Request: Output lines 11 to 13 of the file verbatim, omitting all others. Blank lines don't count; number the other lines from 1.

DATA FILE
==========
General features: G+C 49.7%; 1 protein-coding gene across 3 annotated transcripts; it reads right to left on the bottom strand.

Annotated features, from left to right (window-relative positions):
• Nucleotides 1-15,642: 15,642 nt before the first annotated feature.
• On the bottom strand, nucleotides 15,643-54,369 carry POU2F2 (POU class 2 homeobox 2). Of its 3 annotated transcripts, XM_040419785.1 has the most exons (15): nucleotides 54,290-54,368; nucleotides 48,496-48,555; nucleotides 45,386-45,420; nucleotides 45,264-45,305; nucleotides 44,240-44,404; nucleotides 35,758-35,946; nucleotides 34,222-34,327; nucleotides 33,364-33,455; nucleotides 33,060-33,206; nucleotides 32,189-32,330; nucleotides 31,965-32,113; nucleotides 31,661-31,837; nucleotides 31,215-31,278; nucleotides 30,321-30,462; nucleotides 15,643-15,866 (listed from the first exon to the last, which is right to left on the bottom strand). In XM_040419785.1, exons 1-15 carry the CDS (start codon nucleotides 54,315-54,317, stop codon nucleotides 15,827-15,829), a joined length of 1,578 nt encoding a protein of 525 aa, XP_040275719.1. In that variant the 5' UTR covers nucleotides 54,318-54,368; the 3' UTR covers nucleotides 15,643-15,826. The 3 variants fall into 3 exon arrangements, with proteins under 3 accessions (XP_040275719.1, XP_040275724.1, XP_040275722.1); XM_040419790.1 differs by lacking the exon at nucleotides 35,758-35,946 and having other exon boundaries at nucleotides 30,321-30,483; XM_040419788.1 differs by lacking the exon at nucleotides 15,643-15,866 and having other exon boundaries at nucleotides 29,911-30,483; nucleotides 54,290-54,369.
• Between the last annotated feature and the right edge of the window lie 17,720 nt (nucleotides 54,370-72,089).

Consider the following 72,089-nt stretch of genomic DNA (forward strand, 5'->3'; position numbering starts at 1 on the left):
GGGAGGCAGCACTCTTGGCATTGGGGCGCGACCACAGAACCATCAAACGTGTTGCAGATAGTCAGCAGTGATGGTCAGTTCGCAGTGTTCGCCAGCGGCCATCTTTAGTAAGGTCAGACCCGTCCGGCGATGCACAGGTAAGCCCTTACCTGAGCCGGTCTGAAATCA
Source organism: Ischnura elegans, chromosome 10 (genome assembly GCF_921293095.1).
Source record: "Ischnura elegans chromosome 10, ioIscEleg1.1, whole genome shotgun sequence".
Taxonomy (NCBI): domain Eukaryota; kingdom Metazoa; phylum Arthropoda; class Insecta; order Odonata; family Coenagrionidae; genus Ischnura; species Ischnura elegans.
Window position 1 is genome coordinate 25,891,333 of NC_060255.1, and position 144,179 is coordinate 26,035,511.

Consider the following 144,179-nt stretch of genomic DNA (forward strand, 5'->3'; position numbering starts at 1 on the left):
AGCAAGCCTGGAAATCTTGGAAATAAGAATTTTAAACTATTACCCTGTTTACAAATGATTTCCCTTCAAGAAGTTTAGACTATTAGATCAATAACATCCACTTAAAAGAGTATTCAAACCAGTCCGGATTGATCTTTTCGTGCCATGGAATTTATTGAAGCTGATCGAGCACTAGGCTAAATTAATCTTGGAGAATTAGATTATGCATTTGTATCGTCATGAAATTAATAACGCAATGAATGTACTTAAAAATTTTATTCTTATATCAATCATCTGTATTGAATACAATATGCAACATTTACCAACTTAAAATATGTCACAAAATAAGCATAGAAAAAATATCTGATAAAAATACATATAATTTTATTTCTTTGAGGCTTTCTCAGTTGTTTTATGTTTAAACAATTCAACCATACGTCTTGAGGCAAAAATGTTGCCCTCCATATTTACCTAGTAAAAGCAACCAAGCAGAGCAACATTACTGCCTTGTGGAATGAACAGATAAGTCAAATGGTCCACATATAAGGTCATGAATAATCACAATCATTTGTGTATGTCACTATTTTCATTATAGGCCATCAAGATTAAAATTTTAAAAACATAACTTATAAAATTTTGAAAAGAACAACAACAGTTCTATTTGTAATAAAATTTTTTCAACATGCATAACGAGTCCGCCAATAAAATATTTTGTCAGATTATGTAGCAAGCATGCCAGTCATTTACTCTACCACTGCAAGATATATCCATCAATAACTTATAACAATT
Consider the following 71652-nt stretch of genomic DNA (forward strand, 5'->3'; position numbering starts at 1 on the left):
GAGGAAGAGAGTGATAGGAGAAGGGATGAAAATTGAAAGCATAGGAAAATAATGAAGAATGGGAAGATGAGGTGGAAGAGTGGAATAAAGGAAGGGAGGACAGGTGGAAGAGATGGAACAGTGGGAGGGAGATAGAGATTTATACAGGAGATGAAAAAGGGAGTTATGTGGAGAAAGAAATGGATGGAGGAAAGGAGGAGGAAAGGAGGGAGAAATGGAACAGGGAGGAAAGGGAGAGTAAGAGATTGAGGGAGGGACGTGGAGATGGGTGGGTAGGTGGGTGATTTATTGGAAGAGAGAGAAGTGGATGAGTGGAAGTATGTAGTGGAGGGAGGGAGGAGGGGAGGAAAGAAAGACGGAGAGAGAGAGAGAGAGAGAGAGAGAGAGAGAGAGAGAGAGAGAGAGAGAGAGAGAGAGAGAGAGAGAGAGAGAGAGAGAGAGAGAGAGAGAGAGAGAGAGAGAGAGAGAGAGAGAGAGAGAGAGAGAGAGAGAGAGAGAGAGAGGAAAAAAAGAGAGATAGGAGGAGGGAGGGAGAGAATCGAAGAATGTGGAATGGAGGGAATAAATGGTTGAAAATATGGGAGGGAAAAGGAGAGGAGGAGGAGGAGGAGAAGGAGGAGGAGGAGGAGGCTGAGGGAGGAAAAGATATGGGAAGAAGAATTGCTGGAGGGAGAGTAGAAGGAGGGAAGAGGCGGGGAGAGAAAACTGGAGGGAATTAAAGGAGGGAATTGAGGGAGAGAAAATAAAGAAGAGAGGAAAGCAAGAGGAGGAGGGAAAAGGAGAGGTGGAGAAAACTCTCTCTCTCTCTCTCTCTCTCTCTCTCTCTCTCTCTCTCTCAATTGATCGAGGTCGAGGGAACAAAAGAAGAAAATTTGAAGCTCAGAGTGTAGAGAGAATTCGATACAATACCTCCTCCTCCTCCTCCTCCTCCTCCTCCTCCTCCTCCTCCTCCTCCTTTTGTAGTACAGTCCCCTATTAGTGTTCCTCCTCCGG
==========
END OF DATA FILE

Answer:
Window position 1 is genome coordinate 25,891,333 of NC_060255.1, and position 144,179 is coordinate 26,035,511.

Consider the following 144,179-nt stretch of genomic DNA (forward strand, 5'->3'; position numbering starts at 1 on the left):
AGCAAGCCTGGAAATCTTGGAAATAAGAATTTTAAACTATTACCCTGTTTACAAATGATTTCCCTTCAAGAAGTTTAGACTATTAGATCAATAACATCCACTTAAAAGAGTATTCAAACCAGTCCGGATTGATCTTTTCGTGCCATGGAATTTATTGAAGCTGATCGAGCACTAGGCTAAATTAATCTTGGAGAATTAGATTATGCATTTGTATCGTCATGAAATTAATAACGCAATGAATGTACTTAAAAATTTTATTCTTATATCAATCATCTGTATTGAATACAATATGCAACATTTACCAACTTAAAATATGTCACAAAATAAGCATAGAAAAAATATCTGATAAAAATACATATAATTTTATTTCTTTGAGGCTTTCTCAGTTGTTTTATGTTTAAACAATTCAACCATACGTCTTGAGGCAAAAATGTTGCCCTCCATATTTACCTAGTAAAAGCAACCAAGCAGAGCAACATTACTGCCTTGTGGAATGAACAGATAAGTCAAATGGTCCACATATAAGGTCATGAATAATCACAATCATTTGTGTATGTCACTATTTTCATTATAGGCCATCAAGATTAAAATTTTAAAAACATAACTTATAAAATTTTGAAAAGAACAACAACAGTTCTATTTGTAATAAAATTTTTTCAACATGCATAACGAGTCCGCCAATAAAATATTTTGTCAGATTATGTAGCAAGCATGCCAGTCATTTACTCTACCACTGCAAGATATATCCATCAATAACTTATAACAATT